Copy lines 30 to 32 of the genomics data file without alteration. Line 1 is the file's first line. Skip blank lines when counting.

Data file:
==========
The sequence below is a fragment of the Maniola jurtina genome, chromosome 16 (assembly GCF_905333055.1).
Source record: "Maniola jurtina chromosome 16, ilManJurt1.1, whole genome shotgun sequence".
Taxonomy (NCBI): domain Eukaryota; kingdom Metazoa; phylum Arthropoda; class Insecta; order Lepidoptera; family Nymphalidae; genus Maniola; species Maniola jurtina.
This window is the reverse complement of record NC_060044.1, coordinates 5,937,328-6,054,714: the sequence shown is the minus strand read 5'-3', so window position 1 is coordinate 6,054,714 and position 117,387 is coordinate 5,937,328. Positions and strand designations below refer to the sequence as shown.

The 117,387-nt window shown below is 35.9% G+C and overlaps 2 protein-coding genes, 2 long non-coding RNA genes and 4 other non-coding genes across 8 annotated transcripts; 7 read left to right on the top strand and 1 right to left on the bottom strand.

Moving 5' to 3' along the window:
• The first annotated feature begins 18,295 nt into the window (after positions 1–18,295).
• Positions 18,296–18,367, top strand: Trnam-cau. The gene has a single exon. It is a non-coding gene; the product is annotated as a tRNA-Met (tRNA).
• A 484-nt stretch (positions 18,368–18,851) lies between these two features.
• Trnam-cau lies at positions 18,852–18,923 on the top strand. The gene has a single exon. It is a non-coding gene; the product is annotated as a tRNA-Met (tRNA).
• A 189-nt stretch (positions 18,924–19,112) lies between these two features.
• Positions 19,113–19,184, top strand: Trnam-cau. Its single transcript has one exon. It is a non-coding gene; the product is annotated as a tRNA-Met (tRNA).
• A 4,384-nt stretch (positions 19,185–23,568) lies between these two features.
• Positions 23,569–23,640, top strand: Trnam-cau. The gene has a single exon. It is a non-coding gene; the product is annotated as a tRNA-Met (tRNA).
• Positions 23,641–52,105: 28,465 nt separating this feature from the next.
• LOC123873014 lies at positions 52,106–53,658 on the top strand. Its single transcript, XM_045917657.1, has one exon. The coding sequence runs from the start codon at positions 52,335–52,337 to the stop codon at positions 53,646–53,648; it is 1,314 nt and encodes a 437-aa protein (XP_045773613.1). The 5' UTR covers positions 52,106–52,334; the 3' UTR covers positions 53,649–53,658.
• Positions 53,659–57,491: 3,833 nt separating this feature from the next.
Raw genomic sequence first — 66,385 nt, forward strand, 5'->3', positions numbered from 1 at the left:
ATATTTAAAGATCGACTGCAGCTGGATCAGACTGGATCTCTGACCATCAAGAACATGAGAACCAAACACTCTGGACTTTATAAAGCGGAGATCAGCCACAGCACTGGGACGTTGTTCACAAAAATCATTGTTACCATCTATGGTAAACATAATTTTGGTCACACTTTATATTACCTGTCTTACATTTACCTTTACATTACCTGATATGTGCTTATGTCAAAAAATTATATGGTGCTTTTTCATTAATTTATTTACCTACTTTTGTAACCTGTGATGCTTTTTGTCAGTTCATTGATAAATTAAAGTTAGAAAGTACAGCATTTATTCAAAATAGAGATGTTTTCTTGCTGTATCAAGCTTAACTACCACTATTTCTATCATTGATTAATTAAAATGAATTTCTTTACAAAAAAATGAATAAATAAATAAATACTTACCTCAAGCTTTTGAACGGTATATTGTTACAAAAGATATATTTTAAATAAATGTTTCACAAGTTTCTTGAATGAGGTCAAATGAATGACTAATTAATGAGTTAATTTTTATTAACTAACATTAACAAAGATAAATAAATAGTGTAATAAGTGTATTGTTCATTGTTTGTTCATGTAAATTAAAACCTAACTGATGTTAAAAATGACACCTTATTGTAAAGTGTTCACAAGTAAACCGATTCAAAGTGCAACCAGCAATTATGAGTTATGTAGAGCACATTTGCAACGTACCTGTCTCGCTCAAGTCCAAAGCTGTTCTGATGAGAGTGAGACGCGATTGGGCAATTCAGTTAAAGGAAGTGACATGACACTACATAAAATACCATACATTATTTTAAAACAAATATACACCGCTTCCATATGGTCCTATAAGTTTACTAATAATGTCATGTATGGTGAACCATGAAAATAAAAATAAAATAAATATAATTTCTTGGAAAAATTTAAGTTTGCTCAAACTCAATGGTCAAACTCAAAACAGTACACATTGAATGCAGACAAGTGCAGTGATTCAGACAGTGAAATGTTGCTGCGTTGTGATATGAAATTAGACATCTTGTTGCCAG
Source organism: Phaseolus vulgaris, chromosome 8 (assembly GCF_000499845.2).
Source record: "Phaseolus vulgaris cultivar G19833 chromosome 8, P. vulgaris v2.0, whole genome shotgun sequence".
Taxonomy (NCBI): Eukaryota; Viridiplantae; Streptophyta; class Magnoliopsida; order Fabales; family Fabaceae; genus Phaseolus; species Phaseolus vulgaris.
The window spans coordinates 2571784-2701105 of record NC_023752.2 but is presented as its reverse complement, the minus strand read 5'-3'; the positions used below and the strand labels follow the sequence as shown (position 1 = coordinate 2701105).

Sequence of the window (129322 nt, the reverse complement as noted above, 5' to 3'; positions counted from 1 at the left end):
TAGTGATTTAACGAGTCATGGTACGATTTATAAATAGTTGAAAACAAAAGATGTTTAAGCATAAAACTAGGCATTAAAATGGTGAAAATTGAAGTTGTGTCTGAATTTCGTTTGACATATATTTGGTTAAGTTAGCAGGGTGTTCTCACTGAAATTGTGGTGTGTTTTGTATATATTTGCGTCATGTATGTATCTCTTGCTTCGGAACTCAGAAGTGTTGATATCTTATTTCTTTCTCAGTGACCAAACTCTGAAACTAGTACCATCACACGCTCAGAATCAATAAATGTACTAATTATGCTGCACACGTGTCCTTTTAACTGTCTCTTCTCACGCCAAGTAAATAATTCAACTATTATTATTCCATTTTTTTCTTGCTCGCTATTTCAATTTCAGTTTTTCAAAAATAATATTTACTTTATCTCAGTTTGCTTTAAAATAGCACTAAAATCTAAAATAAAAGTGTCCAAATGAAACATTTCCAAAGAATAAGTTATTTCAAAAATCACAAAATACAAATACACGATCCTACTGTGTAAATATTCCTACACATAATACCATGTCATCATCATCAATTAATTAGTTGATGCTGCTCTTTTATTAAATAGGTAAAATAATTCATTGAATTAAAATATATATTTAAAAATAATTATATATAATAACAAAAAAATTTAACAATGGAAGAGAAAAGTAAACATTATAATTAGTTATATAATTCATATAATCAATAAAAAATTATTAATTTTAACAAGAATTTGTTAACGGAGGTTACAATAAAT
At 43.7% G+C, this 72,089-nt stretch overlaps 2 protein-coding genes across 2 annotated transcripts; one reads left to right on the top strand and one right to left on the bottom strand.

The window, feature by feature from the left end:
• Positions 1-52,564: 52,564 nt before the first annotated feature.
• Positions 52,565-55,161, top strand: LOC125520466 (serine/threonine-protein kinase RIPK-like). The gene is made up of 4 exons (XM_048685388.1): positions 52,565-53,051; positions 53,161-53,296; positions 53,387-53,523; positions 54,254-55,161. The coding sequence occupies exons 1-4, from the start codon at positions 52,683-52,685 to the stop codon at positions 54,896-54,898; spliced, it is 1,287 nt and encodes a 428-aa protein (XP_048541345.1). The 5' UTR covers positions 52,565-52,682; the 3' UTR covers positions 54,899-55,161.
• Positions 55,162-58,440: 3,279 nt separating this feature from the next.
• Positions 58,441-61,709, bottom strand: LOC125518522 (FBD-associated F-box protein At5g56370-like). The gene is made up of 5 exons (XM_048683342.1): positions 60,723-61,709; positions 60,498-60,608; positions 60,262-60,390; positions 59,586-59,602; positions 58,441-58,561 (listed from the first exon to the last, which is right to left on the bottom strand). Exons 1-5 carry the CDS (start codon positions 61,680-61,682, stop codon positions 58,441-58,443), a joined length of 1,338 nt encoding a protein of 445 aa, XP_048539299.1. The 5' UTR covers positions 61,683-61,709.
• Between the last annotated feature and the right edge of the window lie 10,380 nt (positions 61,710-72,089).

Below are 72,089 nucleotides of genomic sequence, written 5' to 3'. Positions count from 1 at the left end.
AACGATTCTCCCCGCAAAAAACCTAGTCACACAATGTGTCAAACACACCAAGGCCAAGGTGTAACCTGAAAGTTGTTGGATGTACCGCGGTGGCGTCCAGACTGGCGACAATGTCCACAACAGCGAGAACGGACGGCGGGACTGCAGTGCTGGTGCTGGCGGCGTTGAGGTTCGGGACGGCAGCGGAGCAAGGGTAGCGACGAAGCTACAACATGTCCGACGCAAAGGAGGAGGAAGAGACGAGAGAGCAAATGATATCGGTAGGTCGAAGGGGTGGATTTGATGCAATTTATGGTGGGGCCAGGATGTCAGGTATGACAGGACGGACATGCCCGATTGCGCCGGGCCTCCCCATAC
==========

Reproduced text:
• Positions 55,162-58,440: 3,279 nt separating this feature from the next.
• Positions 58,441-61,709, bottom strand: LOC125518522 (FBD-associated F-box protein At5g56370-like). The gene is made up of 5 exons (XM_048683342.1): positions 60,723-61,709; positions 60,498-60,608; positions 60,262-60,390; positions 59,586-59,602; positions 58,441-58,561 (listed from the first exon to the last, which is right to left on the bottom strand). Exons 1-5 carry the CDS (start codon positions 61,680-61,682, stop codon positions 58,441-58,443), a joined length of 1,338 nt encoding a protein of 445 aa, XP_048539299.1. The 5' UTR covers positions 61,683-61,709.
• Between the last annotated feature and the right edge of the window lie 10,380 nt (positions 61,710-72,089).